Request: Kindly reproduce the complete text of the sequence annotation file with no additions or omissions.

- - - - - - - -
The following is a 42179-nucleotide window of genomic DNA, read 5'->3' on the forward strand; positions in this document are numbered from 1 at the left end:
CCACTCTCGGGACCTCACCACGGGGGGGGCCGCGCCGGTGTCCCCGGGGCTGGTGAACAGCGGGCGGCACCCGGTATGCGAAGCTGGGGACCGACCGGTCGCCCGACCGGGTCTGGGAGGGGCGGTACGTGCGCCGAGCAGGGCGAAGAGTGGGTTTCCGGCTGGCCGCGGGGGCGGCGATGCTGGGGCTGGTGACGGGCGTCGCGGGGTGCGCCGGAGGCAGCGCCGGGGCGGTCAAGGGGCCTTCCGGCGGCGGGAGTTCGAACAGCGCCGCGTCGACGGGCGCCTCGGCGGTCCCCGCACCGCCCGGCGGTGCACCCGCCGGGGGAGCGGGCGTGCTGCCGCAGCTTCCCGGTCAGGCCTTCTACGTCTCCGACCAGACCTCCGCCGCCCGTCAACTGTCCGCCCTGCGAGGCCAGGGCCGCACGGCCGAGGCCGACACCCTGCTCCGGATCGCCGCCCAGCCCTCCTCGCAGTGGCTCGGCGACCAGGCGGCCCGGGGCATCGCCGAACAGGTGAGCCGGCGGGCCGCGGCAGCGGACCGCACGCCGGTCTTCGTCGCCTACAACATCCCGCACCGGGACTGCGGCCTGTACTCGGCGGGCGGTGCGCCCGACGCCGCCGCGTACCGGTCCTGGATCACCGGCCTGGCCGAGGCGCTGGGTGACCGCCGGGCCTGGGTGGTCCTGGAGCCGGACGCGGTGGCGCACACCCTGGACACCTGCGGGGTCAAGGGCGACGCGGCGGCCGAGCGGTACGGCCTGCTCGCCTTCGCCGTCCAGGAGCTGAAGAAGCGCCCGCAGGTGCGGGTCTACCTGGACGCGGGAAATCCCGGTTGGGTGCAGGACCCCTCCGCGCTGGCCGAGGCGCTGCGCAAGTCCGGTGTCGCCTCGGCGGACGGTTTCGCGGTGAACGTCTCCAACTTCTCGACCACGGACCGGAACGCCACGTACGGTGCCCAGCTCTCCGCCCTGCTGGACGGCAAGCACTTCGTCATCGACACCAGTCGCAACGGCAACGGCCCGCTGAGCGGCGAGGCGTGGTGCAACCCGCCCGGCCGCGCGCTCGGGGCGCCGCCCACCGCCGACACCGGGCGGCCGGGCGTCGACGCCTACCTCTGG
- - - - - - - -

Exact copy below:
The following is a 42179-nucleotide window of genomic DNA, read 5'->3' on the forward strand; positions in this document are numbered from 1 at the left end:
CCACTCTCGGGACCTCACCACGGGGGGGGCCGCGCCGGTGTCCCCGGGGCTGGTGAACAGCGGGCGGCACCCGGTATGCGAAGCTGGGGACCGACCGGTCGCCCGACCGGGTCTGGGAGGGGCGGTACGTGCGCCGAGCAGGGCGAAGAGTGGGTTTCCGGCTGGCCGCGGGGGCGGCGATGCTGGGGCTGGTGACGGGCGTCGCGGGGTGCGCCGGAGGCAGCGCCGGGGCGGTCAAGGGGCCTTCCGGCGGCGGGAGTTCGAACAGCGCCGCGTCGACGGGCGCCTCGGCGGTCCCCGCACCGCCCGGCGGTGCACCCGCCGGGGGAGCGGGCGTGCTGCCGCAGCTTCCCGGTCAGGCCTTCTACGTCTCCGACCAGACCTCCGCCGCCCGTCAACTGTCCGCCCTGCGAGGCCAGGGCCGCACGGCCGAGGCCGACACCCTGCTCCGGATCGCCGCCCAGCCCTCCTCGCAGTGGCTCGGCGACCAGGCGGCCCGGGGCATCGCCGAACAGGTGAGCCGGCGGGCCGCGGCAGCGGACCGCACGCCGGTCTTCGTCGCCTACAACATCCCGCACCGGGACTGCGGCCTGTACTCGGCGGGCGGTGCGCCCGACGCCGCCGCGTACCGGTCCTGGATCACCGGCCTGGCCGAGGCGCTGGGTGACCGCCGGGCCTGGGTGGTCCTGGAGCCGGACGCGGTGGCGCACACCCTGGACACCTGCGGGGTCAAGGGCGACGCGGCGGCCGAGCGGTACGGCCTGCTCGCCTTCGCCGTCCAGGAGCTGAAGAAGCGCCCGCAGGTGCGGGTCTACCTGGACGCGGGAAATCCCGGTTGGGTGCAGGACCCCTCCGCGCTGGCCGAGGCGCTGCGCAAGTCCGGTGTCGCCTCGGCGGACGGTTTCGCGGTGAACGTCTCCAACTTCTCGACCACGGACCGGAACGCCACGTACGGTGCCCAGCTCTCCGCCCTGCTGGACGGCAAGCACTTCGTCATCGACACCAGTCGCAACGGCAACGGCCCGCTGAGCGGCGAGGCGTGGTGCAACCCGCCCGGCCGCGCGCTCGGGGCGCCGCCCACCGCCGACACCGGGCGGCCGGGCGTCGACGCCTACCTCTGG